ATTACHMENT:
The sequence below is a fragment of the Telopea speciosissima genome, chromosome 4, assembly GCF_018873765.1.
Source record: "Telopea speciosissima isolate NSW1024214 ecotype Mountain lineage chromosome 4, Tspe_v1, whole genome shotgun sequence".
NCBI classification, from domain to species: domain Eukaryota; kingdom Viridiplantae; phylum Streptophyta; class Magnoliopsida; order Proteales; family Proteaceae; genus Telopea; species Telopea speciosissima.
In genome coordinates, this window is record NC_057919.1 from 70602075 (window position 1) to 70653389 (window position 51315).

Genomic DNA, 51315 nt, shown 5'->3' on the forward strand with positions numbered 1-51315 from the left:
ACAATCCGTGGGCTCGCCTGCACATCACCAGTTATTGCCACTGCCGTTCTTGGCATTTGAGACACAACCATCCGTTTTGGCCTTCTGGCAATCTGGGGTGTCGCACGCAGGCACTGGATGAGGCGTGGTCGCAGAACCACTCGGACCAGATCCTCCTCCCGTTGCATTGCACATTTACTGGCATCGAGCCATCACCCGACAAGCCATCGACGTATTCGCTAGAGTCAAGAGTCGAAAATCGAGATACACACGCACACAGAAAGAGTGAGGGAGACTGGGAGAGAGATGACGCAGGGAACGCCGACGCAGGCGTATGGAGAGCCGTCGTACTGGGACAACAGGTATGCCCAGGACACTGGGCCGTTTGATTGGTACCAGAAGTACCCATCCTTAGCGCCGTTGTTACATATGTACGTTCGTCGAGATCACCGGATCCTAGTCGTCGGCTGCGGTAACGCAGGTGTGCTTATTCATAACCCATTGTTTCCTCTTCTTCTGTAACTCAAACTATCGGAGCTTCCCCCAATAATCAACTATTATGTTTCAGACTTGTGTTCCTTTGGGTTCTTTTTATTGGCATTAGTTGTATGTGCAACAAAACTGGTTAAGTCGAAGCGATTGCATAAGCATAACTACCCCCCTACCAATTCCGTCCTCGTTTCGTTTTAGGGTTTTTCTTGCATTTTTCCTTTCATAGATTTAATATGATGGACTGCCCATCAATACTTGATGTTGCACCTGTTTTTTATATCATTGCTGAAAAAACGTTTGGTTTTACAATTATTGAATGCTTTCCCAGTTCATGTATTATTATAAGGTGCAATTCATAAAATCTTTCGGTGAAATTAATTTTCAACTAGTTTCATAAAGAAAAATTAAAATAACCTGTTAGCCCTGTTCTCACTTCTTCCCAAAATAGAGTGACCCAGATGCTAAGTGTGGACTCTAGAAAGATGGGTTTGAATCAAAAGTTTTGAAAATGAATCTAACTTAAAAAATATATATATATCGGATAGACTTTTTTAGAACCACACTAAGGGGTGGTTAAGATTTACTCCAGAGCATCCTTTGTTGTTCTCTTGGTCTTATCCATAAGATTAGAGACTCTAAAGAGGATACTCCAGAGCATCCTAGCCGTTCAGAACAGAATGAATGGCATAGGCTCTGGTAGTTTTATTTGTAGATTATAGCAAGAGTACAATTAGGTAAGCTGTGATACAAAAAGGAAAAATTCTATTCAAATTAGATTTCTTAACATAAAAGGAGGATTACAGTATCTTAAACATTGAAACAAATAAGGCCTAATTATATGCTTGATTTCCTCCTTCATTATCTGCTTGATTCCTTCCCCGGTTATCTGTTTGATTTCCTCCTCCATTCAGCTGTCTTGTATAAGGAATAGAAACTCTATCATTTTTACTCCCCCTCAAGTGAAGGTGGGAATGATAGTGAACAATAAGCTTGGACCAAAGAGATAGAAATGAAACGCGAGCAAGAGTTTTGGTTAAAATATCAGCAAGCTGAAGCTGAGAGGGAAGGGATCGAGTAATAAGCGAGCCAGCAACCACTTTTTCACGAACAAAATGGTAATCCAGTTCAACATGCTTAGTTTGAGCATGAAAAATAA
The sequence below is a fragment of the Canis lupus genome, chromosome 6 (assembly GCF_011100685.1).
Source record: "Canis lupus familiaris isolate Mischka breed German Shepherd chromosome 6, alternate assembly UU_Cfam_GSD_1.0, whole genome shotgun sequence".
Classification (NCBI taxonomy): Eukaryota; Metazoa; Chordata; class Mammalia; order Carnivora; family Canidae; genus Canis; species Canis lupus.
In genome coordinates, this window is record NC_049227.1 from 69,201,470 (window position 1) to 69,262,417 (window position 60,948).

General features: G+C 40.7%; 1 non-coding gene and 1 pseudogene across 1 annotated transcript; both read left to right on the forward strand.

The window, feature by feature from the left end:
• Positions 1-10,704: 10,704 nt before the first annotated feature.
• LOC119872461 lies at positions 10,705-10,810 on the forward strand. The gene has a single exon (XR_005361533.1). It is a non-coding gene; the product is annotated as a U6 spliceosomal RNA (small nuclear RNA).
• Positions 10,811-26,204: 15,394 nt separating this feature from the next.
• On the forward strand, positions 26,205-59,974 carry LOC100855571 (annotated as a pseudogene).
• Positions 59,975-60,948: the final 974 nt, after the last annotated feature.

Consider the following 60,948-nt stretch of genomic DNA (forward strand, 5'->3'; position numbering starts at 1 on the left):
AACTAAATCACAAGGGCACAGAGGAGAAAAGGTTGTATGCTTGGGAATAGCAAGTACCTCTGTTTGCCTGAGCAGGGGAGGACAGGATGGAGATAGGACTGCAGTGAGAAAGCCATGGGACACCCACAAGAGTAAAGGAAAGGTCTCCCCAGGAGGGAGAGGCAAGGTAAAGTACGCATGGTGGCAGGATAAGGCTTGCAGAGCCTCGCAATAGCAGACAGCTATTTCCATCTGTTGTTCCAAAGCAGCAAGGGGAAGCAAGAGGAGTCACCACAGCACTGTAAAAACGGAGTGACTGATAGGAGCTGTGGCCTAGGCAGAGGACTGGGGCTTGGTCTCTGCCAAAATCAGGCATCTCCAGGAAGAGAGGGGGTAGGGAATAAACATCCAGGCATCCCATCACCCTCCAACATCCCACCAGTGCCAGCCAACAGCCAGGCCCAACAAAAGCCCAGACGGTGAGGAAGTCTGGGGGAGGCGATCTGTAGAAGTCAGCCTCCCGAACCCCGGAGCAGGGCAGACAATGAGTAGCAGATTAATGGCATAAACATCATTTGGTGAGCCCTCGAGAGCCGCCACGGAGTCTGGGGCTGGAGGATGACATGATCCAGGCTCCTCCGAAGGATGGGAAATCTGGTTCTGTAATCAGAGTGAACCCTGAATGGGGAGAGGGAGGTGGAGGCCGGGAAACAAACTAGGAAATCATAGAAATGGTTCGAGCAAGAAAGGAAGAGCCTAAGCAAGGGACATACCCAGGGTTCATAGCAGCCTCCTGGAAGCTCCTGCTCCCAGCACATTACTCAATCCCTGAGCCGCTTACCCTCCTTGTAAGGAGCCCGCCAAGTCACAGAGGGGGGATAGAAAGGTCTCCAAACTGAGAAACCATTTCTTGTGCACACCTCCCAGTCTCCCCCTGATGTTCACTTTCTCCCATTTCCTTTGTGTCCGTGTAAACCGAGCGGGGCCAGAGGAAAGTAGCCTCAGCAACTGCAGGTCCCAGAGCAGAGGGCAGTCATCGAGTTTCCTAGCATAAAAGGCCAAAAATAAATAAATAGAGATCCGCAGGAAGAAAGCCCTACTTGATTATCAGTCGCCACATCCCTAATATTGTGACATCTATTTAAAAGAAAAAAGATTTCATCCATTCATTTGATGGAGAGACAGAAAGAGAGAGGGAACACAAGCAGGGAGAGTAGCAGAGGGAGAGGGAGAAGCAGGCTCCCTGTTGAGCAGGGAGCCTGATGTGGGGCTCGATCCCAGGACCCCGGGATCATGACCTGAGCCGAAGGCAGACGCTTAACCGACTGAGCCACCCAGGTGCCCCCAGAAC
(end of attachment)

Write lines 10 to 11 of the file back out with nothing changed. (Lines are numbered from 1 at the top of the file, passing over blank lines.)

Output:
In genome coordinates, this window is record NC_049227.1 from 69,201,470 (window position 1) to 69,262,417 (window position 60,948).

General features: G+C 40.7%; 1 non-coding gene and 1 pseudogene across 1 annotated transcript; both read left to right on the forward strand.